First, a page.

The Psychology of Criminal Conduct (6th Edtion)

The Psychology of Criminal Conduct (6th Edtion)
James Bonta, D A Andrews
NZ$ 134.00
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h235 x 187mm - 450pg
27 Oct 2016 UK
University of Canterbury
PSYC641, PSYC661

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9781032272856 UK Paperback 7th Ed. $184.95

The Psychology of Criminal Conduct, Sixth Edition, provides a psychological and evidence-informed perspective of criminal behavior that sets it apart from many criminological and mental health explanations of criminal behavior. Drawing upon the General Personality and Cognitive Social Learning theory, James Bonta and Donald Andrews provide an overview of the theoretical context and major knowledge base of the psychology of criminal conduct, discuss the eight major risk/need factors of criminal conduct, examine the prediction and classification of criminal behavior along with prevention and rehabilitation, and summarize the major issues in understanding criminal conduct. This book also offers the Risk/Need/Responsivity (RNR) model of offender assessment and treatment that has guided developments in the subject throughout the world. In this edition, the first since Andrews' death, Bonta carefully maintains the book' s original contributions while presenting these core concepts succinctly, clearly, and elegantly. Appropriate for advanced undergraduates and graduate students as well as for scholars, researchers, and practitioners, The Psychology of Criminal Conduct, Sixth Edition, further extends and refines the authors' body of work.
The 6th edition is the most concise and well written edition of The Psychology of Criminal Conduct to date. The tone of the book-its enthusiasm and balance in the way issues are presented-is welcome. Besides the topics contained in past editions, the authors' discussion of research issues, social contexts, biology, punishment, and prediction and treatment integrity are excellent contributions to this important text. - Paul E. Gendreau, Professor Emeritus, the University of New Brunswick, CanadaNo other single book has so transformed the field of correctional intervention. For more than 20 years this volume has been essential reading for everyone: from students of criminal psychology to correctional professionals, including prison officers, probation officers, case managers, and experienced psychologists. --Devon Polaschek, PhD DipClinPsyc, Professor, Criminal Psychology, School of Psychology, Victoria University of Wellington, New ZealandNow in its Sixth Edition, The Psychology of Criminal Conduct is the most important book ever written in criminology. A scientific tour de force, it outlines the evidence-based RNR paradigm for understanding why people break the law and how to affect their rehabilitation. This paradigm has been used across and beyond North America to save countless offenders from a life in crime and thus countless citizens from victimization. To be literate in criminology and in correctional treatment, all scholars, students, and practitioners should read this book-and then, as I do, keep it close by and consult it often. - Francis T. Cullen, Distinguished Research Professor Emeritus, University of Cincinnati, College of Education, Criminal Justice, and Human Services, USAIt is a real pleasure to welcome a new and fully updated edition of the leading textbook on psychologically informed approaches to understanding and reducing criminal behaviour. For over twenty years its successive editions have explained the theory and evidence behind the Risk-Need-Responsivity model of offender rehabilitation, which has influenced policy and practice in many countries throughout the world and continues to be the most productive source of evidence-based methods. Its influence and importance can hardly be overstated. This latest edition will be an invaluable resource not only for students of criminology and criminal justice but also for practitioners in probation and prisons, and for the managers and leaders of correctional services who have a responsibility, both to the general public and to offenders themselves, to promote and use the most effective practices. Perhaps even some politicians might take a look at this book - they would certainly benefit. - Peter Raynor, Research Professor in Criminology and Criminal Justice, Swansea University, Wales, UKThis book should be essential reading for criminologists and psychologists and anyone who is interested in the assessment, prevention, and treatment of offending. Its reviews of key biological, family, school, neighborhood, and other predictors of crime, and the practical application of this knowledge in the Risk-Need-Responsivity model of effective correctional treatment, are very well-researched, extremely informative, and highly readable. - David P. Farrington,Emeritus Professor of Psychological Criminology, Cambridge University, UKWhen I read the first edition of The Psychology of Criminal Conduct in 1994 I thought it was the best book on its topic. The book provides a comprehensive, interdisciplinary overview on up-to-date research and theory on the origins, prediction, prevention and treatment of offending behavior. The book shows how to explain, predict and treat sexual, violent, acquisitive and other offending and puts the findings in a convincing theoretical and practice-oriented framework. It is essential reading not only for students in the fields of criminology, psychology and law, forensic psychology and psychiatry, sociology, social work and other crime-related disciplines, but also for researchers, practitioners and policy makers in these areas. -Friedrich Loesel, Professor and director emeritus of the Institute of Criminology, Cambridge University (UK) and Institute of Psychology, University of Erlangen-Nuremberg, Germany Words like ' classic' and ' seminal' are all too frequently used to describe scholarly work. The fact is that The Psychology of Criminal Conduct by Bonta and Andrews is a seminal work that has become a classic since it was first published 22 years ago. The sixth edition continues the tradition by including an abundance of up-to-date research studies that address current issues. Bonta has not rested on his laurels but has produced a current work that will continue to set the standard in the field of forensic and correctional psychology. -James R. P. Ogloff,Director, Centre for Forensic Behavioural Science, Swinburne University and Forensicare, Melbourne, Australia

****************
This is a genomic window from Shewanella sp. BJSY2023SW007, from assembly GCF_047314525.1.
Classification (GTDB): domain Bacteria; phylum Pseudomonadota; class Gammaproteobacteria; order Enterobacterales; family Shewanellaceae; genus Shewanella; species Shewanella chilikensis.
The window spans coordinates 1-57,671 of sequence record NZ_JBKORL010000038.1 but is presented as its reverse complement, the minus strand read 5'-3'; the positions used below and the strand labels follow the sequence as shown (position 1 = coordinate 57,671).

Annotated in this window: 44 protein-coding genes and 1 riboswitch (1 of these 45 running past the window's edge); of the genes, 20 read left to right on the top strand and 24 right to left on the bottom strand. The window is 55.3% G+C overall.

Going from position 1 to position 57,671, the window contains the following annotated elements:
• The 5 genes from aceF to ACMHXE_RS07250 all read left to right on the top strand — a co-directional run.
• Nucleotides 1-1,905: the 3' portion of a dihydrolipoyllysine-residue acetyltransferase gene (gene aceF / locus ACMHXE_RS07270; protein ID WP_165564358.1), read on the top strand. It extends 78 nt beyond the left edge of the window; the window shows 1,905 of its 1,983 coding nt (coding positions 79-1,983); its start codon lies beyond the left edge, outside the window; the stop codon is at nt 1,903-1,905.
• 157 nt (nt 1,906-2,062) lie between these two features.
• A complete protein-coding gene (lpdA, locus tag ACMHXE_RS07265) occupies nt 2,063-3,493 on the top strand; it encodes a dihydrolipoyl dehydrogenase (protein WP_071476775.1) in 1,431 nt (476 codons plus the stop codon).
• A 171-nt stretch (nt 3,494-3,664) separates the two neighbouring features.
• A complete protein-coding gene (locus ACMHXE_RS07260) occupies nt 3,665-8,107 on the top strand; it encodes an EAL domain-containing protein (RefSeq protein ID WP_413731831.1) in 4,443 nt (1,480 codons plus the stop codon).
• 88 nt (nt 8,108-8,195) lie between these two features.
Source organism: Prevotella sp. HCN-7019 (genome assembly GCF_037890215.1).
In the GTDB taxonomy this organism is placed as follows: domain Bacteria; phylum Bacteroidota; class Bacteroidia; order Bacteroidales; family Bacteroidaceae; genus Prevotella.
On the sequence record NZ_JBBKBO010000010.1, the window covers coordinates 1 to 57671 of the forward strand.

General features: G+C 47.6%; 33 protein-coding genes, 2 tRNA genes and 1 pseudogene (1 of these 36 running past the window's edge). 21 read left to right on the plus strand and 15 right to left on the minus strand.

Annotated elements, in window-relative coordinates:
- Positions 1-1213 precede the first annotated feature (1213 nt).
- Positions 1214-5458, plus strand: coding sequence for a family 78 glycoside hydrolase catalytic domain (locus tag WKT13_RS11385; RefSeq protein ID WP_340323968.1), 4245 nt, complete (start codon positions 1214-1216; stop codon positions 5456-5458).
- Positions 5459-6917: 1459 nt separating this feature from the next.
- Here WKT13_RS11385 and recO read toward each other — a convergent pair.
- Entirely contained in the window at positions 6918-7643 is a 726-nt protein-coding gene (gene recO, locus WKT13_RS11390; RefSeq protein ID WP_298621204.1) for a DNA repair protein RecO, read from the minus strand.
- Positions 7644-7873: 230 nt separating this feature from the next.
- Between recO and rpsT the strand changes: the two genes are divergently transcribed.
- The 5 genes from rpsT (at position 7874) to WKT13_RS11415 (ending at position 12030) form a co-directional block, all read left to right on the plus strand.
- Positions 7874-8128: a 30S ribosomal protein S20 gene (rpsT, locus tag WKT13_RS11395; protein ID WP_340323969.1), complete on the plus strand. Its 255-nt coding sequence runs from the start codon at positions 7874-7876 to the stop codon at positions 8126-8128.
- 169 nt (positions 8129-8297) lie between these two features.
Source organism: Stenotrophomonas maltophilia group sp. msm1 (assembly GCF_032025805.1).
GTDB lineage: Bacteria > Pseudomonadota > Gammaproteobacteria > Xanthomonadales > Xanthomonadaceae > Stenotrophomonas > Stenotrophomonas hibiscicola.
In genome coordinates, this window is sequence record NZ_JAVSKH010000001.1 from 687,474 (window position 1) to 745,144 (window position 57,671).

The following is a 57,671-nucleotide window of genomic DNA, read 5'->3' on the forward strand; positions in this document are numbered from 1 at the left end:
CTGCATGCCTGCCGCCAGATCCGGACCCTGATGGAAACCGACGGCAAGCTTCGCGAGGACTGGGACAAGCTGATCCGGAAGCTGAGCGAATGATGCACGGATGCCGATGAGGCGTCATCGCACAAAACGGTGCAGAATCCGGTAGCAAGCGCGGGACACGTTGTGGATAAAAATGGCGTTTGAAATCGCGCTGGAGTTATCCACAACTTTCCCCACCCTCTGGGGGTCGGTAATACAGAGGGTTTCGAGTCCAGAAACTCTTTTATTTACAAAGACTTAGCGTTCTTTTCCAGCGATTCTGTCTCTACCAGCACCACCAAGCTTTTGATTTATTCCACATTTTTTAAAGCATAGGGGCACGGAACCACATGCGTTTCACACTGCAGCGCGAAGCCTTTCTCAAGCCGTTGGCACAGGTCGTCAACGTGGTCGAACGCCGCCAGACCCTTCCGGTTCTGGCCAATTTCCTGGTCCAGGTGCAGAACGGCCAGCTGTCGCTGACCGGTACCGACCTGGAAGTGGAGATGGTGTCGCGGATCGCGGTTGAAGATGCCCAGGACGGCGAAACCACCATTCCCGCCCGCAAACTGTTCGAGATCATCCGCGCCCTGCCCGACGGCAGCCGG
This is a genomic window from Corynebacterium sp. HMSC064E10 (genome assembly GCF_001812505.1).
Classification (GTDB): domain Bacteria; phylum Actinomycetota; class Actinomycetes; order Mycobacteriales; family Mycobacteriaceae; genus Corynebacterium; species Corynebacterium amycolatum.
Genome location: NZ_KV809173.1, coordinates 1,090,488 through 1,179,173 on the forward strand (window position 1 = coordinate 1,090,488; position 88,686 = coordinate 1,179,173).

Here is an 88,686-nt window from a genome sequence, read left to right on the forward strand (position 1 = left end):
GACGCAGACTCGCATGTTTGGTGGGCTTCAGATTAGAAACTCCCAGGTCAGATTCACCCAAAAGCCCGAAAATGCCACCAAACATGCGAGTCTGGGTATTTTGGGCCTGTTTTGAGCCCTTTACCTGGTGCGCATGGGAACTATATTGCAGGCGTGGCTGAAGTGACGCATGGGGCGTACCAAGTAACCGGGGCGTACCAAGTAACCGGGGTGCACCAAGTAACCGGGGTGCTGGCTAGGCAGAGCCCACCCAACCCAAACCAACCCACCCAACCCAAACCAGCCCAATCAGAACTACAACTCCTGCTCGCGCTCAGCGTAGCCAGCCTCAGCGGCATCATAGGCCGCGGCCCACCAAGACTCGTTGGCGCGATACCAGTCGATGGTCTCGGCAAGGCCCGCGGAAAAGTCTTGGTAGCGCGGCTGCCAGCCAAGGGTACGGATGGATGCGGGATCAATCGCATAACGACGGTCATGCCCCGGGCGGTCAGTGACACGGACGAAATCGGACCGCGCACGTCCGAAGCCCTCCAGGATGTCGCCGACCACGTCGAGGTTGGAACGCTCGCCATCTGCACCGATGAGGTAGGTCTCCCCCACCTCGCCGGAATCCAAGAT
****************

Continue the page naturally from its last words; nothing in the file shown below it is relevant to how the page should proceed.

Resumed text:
James Bonta served as Director of Corrections Research at Public Safety Canada from 1990 until 2015. He received his Ph. D. in Clinical Psychology from the University of Ottawa in 1979. Bonta was a psychologist, and later Chief Psychologist, at the Ottawa-Carleton Detention Centre, a maximum-security remand facility for adults and young offenders. Throughout his career, Bonta has held various academic appointments and professional posts and was a member of the Editorial Advisory Boards for the Canadian Journal of Criminology and Criminal Justice and Behavior. He is a Fellow of the Canadian Psychological Association, a recipient of the Association' s Criminal Justice Section' s Career Contribution Award for 2009, the Queen Elizabeth II Diamond Jubilee Medal, 2012, the Maud Booth Correctional Services Award, 2015, and the 2015 Community Corrections Award from the International Corrections and Prisons Association. The late D. A. Andrews was a noted criminologist affiliated with Carleton University throughout his academic career. His work on the psychology of criminal conduct produced what became known as the "theory of correctional intervention," which set the standard for successful intervention practices throughout the field of corrections worldwide. He was a founding member of Carleton' s Criminology and Criminal Justice Program and a Fellow of the Canadian Psychological Association. He received numerous awards for his work in the criminal justice field, including those from the American Probation and Parole Association, Correctional Service Canada, the International Community Corrections Association, and the American Society of Criminology. After his retirement, he remained active in the criminal justice field as a Professor Emeritus and Distinguished Research Professor.